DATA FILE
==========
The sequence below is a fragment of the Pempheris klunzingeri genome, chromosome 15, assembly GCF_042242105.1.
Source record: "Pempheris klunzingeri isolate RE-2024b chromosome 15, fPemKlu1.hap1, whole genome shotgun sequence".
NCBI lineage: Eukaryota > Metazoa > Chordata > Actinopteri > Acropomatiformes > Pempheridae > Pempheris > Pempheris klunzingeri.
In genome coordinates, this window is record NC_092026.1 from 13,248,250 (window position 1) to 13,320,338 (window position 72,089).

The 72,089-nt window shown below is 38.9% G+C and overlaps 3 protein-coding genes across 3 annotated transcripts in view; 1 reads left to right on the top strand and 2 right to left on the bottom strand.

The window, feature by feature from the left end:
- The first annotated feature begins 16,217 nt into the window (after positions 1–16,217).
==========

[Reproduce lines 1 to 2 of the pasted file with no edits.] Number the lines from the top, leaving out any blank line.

The sequence below is a fragment of the Pempheris klunzingeri genome, chromosome 15, assembly GCF_042242105.1.
Source record: "Pempheris klunzingeri isolate RE-2024b chromosome 15, fPemKlu1.hap1, whole genome shotgun sequence".